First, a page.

Building collapse in Iran kills 11 as mayor and others are detained


According to Iranian media, the death toll in the collapse of a commercial building still under construction in southwestern Iran has reached 11, after more bodies were found in the rubble of the city. of Abadan.

Tehran, Iran – Rescuers on Tuesday dug up the debris of a building collapse in southwestern Iran that killed at least 11 people, fearing many more could still be trapped under the rubble as that authorities have arrested the city’s mayor amid a widening investigation into the disaster.

Monday’s collapse of a 10-story tower under construction at the Metropol Building exposed its cement blocks and steel beams while underscoring an ongoing crisis in Iranian construction projects that has seen other disasters in that country subject to earthquakes.

Video of the initial collapse on Monday showed a thick rise of dust over Abadan, a crucial oil-producing town in Khuzestan province near Iran’s border with Iraq. The Metropol Building comprised two towers, one already built and the other under construction, although its lower commercial floors were completed and already had tenants.

On Tuesday, an emergency official interviewed on state television suggested that as many as 50 people may have been inside the building at the time of the collapse, including people moving into its basements. However, it was unclear whether this figure included those already removed from the rubble. At least 39 people were injured, most lightly, officials said.

Aerial drone footage released on Tuesday showed the floors had piled on top of each other, leaving a dusty, gray pile of debris. A construction crane stopped nearby as a single backhoe dug. State television said at least 11 people had been killed.

An angry mob at the site chased and beat Abadan Mayor Hossein Hamidpour immediately after the collapse, according to semi-official ILNA news agency and online videos.

Police then arrested Hamidpour and nine other people, Iranian media reported on Tuesday. Initially, authorities said the building’s owner and his general contractor were also arrested, although a later report by the Mizan forensic news agency said on Tuesday that both men were killed in the collapse. . The conflicting reports could not be immediately reconciled.

Authorities did not immediately say whether those detained were charged, and it was not immediately clear whether lawyers were representing them.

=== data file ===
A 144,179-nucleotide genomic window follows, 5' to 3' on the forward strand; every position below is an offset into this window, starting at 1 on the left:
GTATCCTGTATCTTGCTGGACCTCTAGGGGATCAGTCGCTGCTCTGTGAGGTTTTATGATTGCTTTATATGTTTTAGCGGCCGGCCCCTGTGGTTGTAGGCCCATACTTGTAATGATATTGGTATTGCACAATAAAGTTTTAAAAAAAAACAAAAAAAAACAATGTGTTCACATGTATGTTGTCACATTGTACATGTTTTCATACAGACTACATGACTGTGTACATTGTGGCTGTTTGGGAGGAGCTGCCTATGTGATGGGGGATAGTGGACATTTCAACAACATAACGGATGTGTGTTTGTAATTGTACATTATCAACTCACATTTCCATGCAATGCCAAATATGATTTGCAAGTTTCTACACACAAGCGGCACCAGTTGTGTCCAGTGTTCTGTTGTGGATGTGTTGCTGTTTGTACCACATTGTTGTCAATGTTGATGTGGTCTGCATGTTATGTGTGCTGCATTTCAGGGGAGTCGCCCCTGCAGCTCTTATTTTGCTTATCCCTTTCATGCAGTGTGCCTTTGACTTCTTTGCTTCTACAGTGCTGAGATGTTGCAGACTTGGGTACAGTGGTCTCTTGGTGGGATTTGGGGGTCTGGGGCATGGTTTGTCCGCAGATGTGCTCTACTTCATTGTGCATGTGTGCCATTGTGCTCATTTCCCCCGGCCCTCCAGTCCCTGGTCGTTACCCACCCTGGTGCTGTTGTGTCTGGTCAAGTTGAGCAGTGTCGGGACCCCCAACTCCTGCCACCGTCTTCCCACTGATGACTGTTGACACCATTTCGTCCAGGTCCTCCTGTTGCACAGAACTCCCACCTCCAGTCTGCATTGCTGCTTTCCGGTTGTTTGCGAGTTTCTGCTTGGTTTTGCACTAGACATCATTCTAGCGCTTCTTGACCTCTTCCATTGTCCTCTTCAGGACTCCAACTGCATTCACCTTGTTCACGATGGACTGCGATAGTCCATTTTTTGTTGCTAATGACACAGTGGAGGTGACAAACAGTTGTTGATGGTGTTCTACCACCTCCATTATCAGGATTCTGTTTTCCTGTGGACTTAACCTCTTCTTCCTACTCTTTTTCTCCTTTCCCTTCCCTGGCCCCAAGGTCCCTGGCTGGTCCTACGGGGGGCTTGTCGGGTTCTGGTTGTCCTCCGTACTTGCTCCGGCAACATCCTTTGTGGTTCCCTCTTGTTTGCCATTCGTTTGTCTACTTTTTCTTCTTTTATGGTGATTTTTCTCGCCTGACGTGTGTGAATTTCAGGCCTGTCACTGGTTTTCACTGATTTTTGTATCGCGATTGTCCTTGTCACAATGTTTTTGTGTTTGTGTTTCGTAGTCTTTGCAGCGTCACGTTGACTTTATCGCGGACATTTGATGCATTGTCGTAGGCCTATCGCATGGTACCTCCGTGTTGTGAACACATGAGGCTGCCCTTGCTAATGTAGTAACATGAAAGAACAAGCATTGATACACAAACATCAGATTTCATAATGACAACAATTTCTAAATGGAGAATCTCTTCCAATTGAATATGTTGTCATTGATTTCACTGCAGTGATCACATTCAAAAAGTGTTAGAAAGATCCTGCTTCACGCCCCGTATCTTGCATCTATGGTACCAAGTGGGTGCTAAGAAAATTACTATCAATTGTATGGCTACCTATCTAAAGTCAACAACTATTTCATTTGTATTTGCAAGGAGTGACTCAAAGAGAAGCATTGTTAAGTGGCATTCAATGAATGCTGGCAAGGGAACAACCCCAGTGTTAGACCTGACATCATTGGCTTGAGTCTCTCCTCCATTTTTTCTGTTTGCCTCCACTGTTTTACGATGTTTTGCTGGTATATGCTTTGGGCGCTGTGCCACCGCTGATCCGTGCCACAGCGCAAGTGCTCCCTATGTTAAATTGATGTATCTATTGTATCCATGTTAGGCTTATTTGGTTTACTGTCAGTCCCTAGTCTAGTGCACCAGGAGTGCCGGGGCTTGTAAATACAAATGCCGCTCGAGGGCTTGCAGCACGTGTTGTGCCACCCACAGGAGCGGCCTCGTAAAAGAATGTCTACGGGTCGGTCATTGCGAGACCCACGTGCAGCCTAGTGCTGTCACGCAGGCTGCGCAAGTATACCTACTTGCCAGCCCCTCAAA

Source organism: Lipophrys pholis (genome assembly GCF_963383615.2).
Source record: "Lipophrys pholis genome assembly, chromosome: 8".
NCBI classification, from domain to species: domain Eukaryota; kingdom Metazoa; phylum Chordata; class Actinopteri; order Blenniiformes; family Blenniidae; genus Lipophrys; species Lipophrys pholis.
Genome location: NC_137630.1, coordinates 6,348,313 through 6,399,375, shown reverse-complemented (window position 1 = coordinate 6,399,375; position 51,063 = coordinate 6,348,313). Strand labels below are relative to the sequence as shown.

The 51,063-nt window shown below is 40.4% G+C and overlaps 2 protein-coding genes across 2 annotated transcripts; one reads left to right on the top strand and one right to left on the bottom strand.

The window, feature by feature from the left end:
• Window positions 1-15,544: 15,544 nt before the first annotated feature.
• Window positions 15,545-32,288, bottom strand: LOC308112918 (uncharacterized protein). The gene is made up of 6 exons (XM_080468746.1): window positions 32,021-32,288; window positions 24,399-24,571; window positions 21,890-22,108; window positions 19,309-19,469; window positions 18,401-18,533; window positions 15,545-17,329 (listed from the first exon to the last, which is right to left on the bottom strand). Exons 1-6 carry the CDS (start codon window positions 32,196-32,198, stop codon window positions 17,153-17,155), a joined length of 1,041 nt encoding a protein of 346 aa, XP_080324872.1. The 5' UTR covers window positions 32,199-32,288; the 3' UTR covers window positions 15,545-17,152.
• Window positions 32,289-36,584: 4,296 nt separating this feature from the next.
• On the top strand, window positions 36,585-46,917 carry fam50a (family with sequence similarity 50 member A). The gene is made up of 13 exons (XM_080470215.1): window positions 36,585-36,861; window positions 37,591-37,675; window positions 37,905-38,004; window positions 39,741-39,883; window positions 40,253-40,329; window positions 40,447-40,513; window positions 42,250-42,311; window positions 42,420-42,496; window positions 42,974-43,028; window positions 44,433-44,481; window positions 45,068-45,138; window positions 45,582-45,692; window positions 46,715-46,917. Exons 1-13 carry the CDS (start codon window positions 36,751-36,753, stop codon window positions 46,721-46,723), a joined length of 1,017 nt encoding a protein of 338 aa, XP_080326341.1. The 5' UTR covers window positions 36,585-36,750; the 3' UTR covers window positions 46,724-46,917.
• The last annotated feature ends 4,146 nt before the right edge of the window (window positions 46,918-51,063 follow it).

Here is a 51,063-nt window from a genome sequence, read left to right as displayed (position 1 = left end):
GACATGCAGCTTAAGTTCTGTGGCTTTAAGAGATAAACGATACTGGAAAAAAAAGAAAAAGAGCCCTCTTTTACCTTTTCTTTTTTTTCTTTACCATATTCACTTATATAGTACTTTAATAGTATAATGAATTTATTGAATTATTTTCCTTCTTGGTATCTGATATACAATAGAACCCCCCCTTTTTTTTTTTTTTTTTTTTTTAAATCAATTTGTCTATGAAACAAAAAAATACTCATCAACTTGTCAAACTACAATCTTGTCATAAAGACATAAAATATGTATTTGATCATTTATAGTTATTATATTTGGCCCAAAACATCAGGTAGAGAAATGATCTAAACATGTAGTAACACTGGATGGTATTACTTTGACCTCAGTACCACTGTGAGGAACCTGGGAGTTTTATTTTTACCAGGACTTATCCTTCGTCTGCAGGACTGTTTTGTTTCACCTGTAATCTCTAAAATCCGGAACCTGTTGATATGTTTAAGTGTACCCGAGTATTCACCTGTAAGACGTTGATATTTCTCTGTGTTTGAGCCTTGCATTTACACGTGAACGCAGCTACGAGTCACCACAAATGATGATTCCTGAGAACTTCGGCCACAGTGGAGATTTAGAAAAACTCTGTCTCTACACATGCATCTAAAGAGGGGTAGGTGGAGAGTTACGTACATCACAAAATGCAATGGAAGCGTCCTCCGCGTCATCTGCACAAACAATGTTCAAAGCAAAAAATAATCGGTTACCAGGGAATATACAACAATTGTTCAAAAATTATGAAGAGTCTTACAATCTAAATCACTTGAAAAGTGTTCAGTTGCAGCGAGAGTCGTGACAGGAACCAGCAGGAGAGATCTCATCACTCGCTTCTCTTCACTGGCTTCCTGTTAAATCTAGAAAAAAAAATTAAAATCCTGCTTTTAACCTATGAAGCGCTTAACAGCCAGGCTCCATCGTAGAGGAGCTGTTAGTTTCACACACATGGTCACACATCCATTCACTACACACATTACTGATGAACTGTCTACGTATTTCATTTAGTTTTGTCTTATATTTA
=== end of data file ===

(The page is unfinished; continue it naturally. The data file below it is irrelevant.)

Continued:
Iranian President Ebrahim Raisi offered his condolences and called on local authorities to shed light on the matter. Iranian Vice President for Economic Affairs Mohsen Razaei and Interior Minister Ahmad Vahidi visited the site.

Lawmakers opened a separate parliamentary inquiry into the case on Tuesday, trying to determine why the building on Amir Kabir Street collapsed during a sandstorm. However, no major earthquakes were recorded on Monday near Abadan, some 660 kilometers (410 miles) southwest of Tehran.

A local journalist in Abadan had repeatedly raised concerns about the construction of the building, starting last year, posting images he said showed sagging floors in the first tower. He also alleged corruption in the building permit process.

Abadan became the center of development for the British from 1909 when they built what became the largest oil refinery in the world at the time. Iran then nationalized its oil industry in the decades leading up to the 1979 Islamic revolution.

Iraq’s long war against Iran in the 1980s saw Abadan and the surrounding region destroyed in the fighting. In the years that followed, private and state-linked rapid construction projects rebuilt the area, amid complaints of shoddy building practices.

The collapse reminded many of the 2017 fire and collapse of the iconic Plasco building in Tehran that killed 26 people.

Abadan has also suffered from historical disasters. In 1978, an intentional fire at the city’s Cinema Rex killed hundreds of people. Anger over the fire sparked unrest in oil-rich parts of Iran and contributed to the Islamic Revolution that toppled Shah Mohammad Reza Pahlavi.

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Associated Press writer Jon Gambrell in Dubai, United Arab Emirates contributed to this report.

ABC News

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